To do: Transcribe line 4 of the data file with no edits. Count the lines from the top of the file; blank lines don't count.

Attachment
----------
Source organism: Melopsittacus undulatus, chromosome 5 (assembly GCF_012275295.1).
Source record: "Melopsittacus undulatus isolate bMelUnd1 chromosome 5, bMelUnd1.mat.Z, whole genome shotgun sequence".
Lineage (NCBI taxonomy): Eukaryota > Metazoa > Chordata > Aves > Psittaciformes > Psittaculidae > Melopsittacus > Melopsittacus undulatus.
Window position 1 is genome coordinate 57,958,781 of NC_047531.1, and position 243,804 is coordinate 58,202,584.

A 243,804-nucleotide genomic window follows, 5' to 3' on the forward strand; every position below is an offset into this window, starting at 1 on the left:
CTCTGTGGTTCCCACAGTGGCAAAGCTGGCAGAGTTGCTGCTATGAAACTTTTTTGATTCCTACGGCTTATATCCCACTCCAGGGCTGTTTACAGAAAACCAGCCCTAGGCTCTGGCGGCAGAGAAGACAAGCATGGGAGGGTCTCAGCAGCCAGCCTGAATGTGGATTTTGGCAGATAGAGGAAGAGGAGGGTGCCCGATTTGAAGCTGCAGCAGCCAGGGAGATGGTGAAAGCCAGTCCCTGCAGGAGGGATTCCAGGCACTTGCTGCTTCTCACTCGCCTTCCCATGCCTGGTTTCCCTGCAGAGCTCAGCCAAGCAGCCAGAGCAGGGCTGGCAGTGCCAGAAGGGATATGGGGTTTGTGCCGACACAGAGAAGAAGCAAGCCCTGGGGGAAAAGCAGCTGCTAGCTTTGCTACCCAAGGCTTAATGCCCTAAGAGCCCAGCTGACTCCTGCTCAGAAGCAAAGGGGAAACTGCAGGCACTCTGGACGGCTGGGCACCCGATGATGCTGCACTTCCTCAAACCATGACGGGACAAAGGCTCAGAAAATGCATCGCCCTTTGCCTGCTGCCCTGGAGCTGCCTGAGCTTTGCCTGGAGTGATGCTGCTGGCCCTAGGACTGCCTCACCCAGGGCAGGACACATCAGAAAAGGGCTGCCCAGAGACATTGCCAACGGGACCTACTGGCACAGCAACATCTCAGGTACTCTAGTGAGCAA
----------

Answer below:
Window position 1 is genome coordinate 57,958,781 of NC_047531.1, and position 243,804 is coordinate 58,202,584.